One of the biggest traits that separates an elite esports player from the rest is the ability to be clutch in pressure situations. Novice and intermediate players often choke under the pressure of having a match come down to one final move. This might mean being the last one alive on a map in a shooter game. It could also mean you and your opponent are hit away from a KO in a fighter game. Regardless, the knowledge of the match is on the line causes many people to perform worse than they normally do. While the best option is to find a mental skills trainer to get to the root of the cause, here are some performance enhancement skills that will help you start working towards being more clutch.


The first and most important step to becoming more clutch as an esports player is learning mindfulness. Mindfulness at its core is being completely present and aware of the present moment, without judgment. The benefits of mindfulness in pressure situations are that it helps one approach the situation with a clear mind. That in turn helps a person have maximum focus.

Mindfulness practice usually starts with deep breathing. You can place one hand on your chest and one on your belly. Take a deep breath into your nose and let the air fill your belly. Your chest should not move. Hold the breath for a second or two, and then release it through the mouth. Typically the exhale is longer than the inhale. You can do this multiple times, for various time increments. Or, you just do it once to help get focused back into the moment.

However, being mindful means making an effort to become more aware. Pay attention to how you feel before a performance. Are you lethargic or pumped up? Are your thoughts positive or negative? And then see how that transfers over to playing. Do these thoughts and sensations help or hurt your performance? Are you able to stay focused on the game? Then, after playing make sure to also do an inventory. Becoming more aware of yourself will help you become more aware of how to be more clutch.

Positive Self-Talk

Over time of practicing mindfulness, you will start to figure out what feelings and thoughts correlate with good and poor performances. The next step is to start using positive self-talk to help to get out of the mindsets that hinder performance. Use the thoughts that you have during great performances and start to use them to replace the negative thoughts in other instances.

Instead of something like “there are too many enemies,” tell yourself, “if I use spacing correctly, I can at least put myself in a position to make something happen.” Even if it isn’t successful, instead of “I knew I was going to lose,” say, “I can learn from this to get better for the next match.”

The key to effective self-talk is using phrases and language that resonate with you. Make sure it is something you would actually say and believe. If not, it is ineffective. Even if it means you might adapt your self-talk as your confidence grows. You may not tell yourself something like “I know I’m going to win” when you don’t actually believe it inside of you.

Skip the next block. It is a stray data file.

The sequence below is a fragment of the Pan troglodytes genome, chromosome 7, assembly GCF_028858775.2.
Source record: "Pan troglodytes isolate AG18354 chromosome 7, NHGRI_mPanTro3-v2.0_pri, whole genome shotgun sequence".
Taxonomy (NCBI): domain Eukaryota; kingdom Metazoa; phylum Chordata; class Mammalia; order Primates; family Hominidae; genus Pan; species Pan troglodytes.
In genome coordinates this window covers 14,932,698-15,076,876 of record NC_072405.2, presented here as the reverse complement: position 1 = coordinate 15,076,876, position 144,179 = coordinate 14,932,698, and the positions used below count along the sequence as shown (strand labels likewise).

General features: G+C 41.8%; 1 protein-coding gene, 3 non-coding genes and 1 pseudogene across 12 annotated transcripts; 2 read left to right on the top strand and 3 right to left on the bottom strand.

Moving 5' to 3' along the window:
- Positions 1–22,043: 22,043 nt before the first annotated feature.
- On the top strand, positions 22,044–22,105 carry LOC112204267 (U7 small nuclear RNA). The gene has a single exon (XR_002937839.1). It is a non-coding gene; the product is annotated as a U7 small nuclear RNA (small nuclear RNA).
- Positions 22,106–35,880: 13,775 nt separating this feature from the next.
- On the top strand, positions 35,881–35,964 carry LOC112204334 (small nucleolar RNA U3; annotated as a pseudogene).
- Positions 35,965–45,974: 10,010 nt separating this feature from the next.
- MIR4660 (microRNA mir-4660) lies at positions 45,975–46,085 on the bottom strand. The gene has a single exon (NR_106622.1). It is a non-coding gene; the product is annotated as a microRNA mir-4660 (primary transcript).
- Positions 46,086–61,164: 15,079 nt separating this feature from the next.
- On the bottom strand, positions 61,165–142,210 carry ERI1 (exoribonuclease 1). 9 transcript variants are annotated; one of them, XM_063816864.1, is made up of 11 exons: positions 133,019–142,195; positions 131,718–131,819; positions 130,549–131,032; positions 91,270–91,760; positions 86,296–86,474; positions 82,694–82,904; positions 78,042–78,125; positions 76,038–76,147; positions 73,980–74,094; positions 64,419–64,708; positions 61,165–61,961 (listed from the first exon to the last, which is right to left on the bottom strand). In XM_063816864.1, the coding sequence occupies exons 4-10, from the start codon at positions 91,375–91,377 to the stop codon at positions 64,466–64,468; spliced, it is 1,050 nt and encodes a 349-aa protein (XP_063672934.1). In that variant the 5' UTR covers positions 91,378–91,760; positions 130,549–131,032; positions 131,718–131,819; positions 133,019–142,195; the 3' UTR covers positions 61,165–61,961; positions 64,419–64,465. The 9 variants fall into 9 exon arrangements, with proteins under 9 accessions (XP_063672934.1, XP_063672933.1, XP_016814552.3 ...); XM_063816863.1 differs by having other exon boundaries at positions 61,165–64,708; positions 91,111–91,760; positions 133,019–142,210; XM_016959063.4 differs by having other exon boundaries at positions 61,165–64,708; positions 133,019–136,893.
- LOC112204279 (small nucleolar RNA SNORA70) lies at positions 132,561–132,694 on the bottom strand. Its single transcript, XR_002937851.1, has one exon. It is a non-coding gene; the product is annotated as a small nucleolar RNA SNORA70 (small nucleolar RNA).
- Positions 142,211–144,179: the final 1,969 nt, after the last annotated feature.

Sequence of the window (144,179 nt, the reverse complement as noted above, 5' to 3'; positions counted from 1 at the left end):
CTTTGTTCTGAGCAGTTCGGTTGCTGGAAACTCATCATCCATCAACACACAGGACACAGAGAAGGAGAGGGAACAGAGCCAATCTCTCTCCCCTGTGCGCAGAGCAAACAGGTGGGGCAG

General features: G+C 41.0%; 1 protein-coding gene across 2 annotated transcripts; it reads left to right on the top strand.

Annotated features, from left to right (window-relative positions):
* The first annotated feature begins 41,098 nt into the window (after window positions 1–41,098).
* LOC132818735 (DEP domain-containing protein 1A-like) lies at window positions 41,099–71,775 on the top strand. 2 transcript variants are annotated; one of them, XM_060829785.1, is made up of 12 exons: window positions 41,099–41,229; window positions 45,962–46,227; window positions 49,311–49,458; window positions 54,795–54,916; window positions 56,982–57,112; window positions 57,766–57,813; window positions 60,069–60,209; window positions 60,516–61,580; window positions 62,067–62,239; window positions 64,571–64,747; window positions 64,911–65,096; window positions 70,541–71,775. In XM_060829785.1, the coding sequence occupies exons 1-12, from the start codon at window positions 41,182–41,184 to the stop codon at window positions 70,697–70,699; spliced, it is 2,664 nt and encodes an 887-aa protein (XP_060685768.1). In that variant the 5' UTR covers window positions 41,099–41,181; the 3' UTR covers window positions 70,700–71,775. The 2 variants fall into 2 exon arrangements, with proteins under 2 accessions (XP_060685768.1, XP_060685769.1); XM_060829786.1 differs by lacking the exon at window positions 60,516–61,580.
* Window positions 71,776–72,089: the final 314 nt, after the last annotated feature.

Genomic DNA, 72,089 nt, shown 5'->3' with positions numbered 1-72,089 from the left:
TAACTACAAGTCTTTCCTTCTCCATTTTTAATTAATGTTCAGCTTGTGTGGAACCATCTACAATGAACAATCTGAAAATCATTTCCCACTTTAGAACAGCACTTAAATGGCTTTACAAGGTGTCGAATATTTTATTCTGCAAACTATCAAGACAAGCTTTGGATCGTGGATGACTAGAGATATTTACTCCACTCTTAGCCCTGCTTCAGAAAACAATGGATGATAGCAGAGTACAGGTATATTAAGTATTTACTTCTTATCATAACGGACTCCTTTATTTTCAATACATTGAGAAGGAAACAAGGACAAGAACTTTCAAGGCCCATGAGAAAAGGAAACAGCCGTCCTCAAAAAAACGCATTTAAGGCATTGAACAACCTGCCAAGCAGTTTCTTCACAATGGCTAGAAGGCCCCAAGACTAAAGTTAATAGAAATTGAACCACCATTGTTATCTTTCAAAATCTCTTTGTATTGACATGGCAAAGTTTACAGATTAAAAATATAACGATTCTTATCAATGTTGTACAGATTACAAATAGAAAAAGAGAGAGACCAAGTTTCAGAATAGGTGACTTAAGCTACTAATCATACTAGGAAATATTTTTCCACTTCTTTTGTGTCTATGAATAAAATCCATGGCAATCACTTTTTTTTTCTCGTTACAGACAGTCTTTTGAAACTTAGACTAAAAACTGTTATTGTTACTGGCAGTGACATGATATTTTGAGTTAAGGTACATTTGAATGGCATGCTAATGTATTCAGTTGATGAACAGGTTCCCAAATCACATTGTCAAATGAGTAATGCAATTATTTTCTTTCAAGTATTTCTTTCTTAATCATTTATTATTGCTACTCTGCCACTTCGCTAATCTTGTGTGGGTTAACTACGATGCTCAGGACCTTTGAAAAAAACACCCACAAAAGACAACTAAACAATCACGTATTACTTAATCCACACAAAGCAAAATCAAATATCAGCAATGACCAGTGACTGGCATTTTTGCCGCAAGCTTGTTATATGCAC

Combining mindfulness and self-talk can help a person go from choking under pressure to starting to be more and more clutch.

Remain Composed

The biggest cause of choking is getting tilted. This means not letting your emotions get the better of you while playing. During high-pressure situations, many people get too emotionally invested in the outcome. Rather than thinking about the task at hand, people often start thinking about winning or losing the game. While the results of your immediate actions will lead to the outcome of the game as a whole, thinking about the outcome will not be conducive to it.

Not only that, but when the result ends up not going your way, this creates a downward spiral of negative thinking that makes performing even worse. Logical thinking helps you remember to stay in the moment. It helps you keep your thoughts positive and relevant to performing.

When you get tilted, thoughts move away from the game. You might start thinking about how much you hate your opponent, or how bad your teammates are. You might start getting down on yourself and using negative language to describe your play. This takes valuable attentional resources away from performing at your best. Instead, remaining composed will help when it comes to crunch time.

Improve Focus

Something to keep in mind is that focus is like a muscle. You have to work on it to strengthen it. Even in a good state of mind, focus can wane after being zoned in for a certain amount of time. There are a few techniques to help improve focus. One is called the Pomodoro technique. Here, the person sets a timer for 25 minutes where they do their best to keep complete focus on their task. They do not look at their phone, or get up for any reason. If their mind wanders, catch it and bring it back.

Another technique for more intense bursts of focus is working with a number grid. The grid goes from 1 to 99. The person sets a timer for two minutes. The goal is to start from 1 and go consecutively to the next number and get as far as possible in two minutes. With practice, you will get further and further in the sequence as your focus improves.

It is also important to find opportunities for practicing focus in various situations. It is easier to stay focused in a quiet bedroom with no one else around. Headphones can usually be enough to block out the sounds of people in other rooms. But once you get into huge tournaments there is so much more potential for distraction. There are people screaming and cheering, people mingling around. flashing lights and screens.

One should find ways to manipulate these types of settings in their living space in order to be prepared for them when they get to a larger stage. Adding these techniques to the rest above like mindfulness will help to keep focus, and easily refocus when things go awry. This will help in those pivotal moments when matches are won and lost.


One technique to help become more clutch that starts to bring all of the above techniques together is imagery. Imagery is much more than just pictures though, involving all five senses. You can use imagery to visualize success. An example is imagining yourself performing well, successfully pulling off moves, and winning the match.

The first step is to create a script. Write out the situation you want to imagine. It might be the end of a match and it is down to the last two people – you and your opponent. Write out what the environment looks like. What sounds are happening in and out of the game? Imagine what the touch of the controller or keyboard and mouse feel like. Do they make their own sounds too?

The other two senses are sometimes tougher to incorporate but try to get them in the script. Is there a favorite drink you usually have while gaming? Imagine yourself taking a sip before the match or situation. Is there a particular smell associated with your gaming area? The more vivid you can make your imagery script, the more effective it will be.